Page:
Act will protect more Oregon rivers and streams
Oregon is special for many reasons. But two attributes are near and dear to my heart: our state’s unmatched natural treasures and our firm commitment to democracy that I call the “Oregon Way.”
With those attributes in mind, I was proud this month, along with Sen. Jeff Merkley, to introduce the River Democracy Act.
The legislation proposes to protect our natural treasures by adding nearly 4,700 miles of rivers and streams in Oregon to the national Wild and Scenic Rivers system — the largest Wild and Scenic Rivers effort in U.S. history.
And the bill takes its name from the fact that the proposed rivers and stream additions came directly from more than 15,000 nominations submitted by Oregonians statewide.
That open public process encouraged Oregonians to nominate rivers that are outstanding for their recreation, fish and wildlife habitat, or because they provide clean drinking water. This bill represents, for example, nominations for Tumalo Creek from a science class at the Pacific Crest Middle School in Bend, for Rough and Ready Creek from river guides in Southern Oregon, and for the Umatilla River and Middle Fork John Day by the Confederated Tribes of the Umatilla Indian Reservation.
In addition to reflecting Oregonians’ desire to protect our spectacular rivers for generations to come, the bill would continue to rev up our state’s outdoor recreation economy -- which according to the Outdoor Recreation Industry, supports 224,000 jobs statewide and generates $15.6 billion in consumer spending. The legislation was crafted with the input of small businesses across Oregon who know these protections support hunting, fishing, and outdoor recreation, and will help them as they fight to recover from the pandemic as more and more Oregonians find refuge and safety in the outdoors.
And we did this the “Oregon Way.” We solicited nominations from the people who interact with these rivers every single day. And we listened to concerns these folks were having in real time by taking a 21st Century conservation approach that considers the climate emergency and the sobering risks that wildfire poses to Oregon families and small businesses.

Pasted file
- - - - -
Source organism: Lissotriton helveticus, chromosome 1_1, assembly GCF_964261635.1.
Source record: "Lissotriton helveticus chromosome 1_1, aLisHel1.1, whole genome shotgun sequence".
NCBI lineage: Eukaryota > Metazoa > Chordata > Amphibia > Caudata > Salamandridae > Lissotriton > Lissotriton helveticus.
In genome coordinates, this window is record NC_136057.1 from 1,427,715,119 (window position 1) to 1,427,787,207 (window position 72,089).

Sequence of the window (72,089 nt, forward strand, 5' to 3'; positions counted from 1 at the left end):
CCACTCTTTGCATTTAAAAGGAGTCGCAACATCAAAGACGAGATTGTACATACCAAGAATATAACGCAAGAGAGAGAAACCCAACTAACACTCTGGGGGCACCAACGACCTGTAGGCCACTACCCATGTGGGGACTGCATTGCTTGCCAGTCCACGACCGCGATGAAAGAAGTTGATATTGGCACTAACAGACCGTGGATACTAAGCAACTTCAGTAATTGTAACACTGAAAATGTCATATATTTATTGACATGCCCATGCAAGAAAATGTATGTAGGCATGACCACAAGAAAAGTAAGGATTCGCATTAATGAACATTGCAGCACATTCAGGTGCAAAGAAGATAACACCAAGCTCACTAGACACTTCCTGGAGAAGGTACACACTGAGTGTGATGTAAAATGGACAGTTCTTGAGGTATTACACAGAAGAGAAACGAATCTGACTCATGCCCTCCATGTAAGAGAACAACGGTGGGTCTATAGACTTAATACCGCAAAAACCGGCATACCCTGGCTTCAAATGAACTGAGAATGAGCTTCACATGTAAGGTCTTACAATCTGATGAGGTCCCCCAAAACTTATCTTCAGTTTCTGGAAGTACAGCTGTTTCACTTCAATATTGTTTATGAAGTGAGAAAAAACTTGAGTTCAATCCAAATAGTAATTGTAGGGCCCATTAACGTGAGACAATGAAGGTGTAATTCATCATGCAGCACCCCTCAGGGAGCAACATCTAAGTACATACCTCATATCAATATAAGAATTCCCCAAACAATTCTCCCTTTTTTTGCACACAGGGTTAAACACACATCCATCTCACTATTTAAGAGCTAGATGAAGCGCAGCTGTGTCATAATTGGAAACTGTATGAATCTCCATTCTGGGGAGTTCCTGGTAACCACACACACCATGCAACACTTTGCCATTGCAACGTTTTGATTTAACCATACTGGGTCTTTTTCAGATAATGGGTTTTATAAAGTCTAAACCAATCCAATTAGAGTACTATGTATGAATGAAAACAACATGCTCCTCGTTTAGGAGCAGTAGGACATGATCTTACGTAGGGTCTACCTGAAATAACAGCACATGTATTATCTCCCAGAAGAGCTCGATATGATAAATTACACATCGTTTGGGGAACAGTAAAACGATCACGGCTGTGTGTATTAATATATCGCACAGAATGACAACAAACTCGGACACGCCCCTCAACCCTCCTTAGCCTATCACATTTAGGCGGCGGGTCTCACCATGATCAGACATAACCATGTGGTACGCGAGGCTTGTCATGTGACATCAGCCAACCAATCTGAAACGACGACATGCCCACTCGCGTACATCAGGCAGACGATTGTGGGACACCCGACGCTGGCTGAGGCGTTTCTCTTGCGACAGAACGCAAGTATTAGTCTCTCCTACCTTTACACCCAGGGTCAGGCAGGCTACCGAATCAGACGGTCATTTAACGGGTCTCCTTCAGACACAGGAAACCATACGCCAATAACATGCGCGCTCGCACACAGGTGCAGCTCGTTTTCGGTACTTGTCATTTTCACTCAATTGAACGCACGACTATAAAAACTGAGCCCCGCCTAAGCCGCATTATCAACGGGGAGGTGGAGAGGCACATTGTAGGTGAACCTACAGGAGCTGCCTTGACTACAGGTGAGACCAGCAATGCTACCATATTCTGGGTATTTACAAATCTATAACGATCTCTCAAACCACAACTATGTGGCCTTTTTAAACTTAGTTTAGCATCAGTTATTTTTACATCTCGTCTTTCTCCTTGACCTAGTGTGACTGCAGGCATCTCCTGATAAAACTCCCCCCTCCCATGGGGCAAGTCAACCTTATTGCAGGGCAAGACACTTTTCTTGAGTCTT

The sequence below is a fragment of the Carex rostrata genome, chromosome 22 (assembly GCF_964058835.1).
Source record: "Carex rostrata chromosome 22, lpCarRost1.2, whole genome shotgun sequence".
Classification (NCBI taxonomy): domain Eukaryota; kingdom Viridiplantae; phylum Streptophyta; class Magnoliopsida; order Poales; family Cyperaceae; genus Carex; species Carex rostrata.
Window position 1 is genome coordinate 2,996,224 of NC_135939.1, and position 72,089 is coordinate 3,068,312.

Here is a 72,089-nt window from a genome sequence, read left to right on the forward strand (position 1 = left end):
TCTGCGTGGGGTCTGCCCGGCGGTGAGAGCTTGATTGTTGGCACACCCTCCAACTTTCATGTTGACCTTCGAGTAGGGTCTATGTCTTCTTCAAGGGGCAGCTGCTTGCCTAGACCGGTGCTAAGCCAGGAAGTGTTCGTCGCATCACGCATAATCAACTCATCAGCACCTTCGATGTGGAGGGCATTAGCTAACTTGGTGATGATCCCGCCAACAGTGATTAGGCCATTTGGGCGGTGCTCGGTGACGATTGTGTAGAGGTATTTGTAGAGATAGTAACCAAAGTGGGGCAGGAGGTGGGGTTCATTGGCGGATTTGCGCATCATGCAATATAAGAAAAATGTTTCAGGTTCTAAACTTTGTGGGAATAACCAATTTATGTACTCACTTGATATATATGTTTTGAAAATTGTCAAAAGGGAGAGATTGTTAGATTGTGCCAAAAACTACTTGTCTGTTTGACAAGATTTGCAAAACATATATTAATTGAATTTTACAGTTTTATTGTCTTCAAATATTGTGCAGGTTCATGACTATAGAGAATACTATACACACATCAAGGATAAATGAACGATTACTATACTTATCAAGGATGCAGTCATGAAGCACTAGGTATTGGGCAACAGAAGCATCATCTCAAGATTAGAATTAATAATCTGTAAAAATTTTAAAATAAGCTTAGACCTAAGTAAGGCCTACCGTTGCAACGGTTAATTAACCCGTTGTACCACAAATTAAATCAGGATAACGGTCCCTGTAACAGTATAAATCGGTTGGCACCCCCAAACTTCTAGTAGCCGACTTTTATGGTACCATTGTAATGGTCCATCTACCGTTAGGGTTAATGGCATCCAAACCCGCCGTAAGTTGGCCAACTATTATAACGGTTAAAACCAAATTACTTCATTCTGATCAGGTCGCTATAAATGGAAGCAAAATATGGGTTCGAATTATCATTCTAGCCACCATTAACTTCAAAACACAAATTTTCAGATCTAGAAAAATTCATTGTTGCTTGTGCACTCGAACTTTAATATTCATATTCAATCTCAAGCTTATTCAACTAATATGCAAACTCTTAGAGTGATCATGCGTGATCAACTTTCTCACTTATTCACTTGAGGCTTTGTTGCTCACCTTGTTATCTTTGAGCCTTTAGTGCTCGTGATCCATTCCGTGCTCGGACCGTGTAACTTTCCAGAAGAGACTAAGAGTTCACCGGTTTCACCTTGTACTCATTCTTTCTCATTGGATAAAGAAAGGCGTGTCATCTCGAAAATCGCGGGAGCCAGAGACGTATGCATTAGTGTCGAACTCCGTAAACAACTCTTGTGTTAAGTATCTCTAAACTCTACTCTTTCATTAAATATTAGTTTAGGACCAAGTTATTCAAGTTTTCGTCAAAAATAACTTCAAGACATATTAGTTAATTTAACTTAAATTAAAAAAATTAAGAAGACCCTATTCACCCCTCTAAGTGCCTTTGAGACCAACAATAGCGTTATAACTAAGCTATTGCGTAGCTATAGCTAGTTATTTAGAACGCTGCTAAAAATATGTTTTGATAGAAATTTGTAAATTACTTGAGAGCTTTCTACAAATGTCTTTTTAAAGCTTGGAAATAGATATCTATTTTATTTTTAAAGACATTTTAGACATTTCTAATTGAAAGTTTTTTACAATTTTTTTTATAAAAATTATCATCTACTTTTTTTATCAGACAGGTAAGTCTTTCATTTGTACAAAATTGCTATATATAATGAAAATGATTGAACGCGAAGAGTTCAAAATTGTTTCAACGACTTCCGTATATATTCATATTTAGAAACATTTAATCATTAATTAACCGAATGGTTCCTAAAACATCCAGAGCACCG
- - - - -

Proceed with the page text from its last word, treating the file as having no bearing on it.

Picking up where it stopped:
In the devastating aftermath of the historic infernos that ripped through Oregon communities this past fall, I made sure the River Democracy Act takes multiple, necessary steps to protect homes, businesses, and our state’s special places from wildfires.
Those steps include the requirement that federal land management agencies assess the risks of wildfire in Wild-and-Scenic River corridors as well as near homes and businesses, and develop a risk reduction plan that must be implemented immediately.
The bill also allows federal land management agencies to enter into cooperative wildfire-fighting agreements with states and local governments and establishes a federal grant program for states and local governments to help repair drinking water quality, watersheds, and infrastructure.
The River Democracy Act even spells out that nothing in the legislation precludes the ability to fight fires in wild-and-scenic corridors, including the construction of temporary roads when necessary for public safety.
I intend this bill to protect federal public land, and believe strongly that private property rights must be upheld. This includes farming and ranching, which are vital to many local economies around the state. The legislation takes great care to state in plain English that “Nothing in this Act or an amendment made by this Act affects private property rights.”
And finally, the bill includes language that explicitly makes it clear that valid or vested water rights will not be affected; and the state of Oregon can still administer water rights in accordance with state laws and regulations.
Since becoming Oregon’s senator, I have hosted nearly 1,000 in-person town halls in every nook and cranny of our state. We have temporarily moved meetings online during the pandemic. But whether online or in person, these town halls are built on the “Oregon Way.” We come together as Oregonians to dig into the issues that matter. We may not agree on everything, but at the end of the day, we are all still committed to improving outcomes for each other.
That’s what we do in Oregon. Working together to find solutions that work for everyone is as integral to our DNA as voting by mail or public beaches.
So it’s in the true spirit of the “Oregon Way” that the proposed River Democracy Act now opens a new round of conversation among us as Oregonians.
I very much look forward to continuing that conversation to preserve and protect rivers and streams, safeguard private property rights as well as water rights, and strengthen wildfire protections in river corridors across the state.
Ron Wyden is Oregon’s senior senator.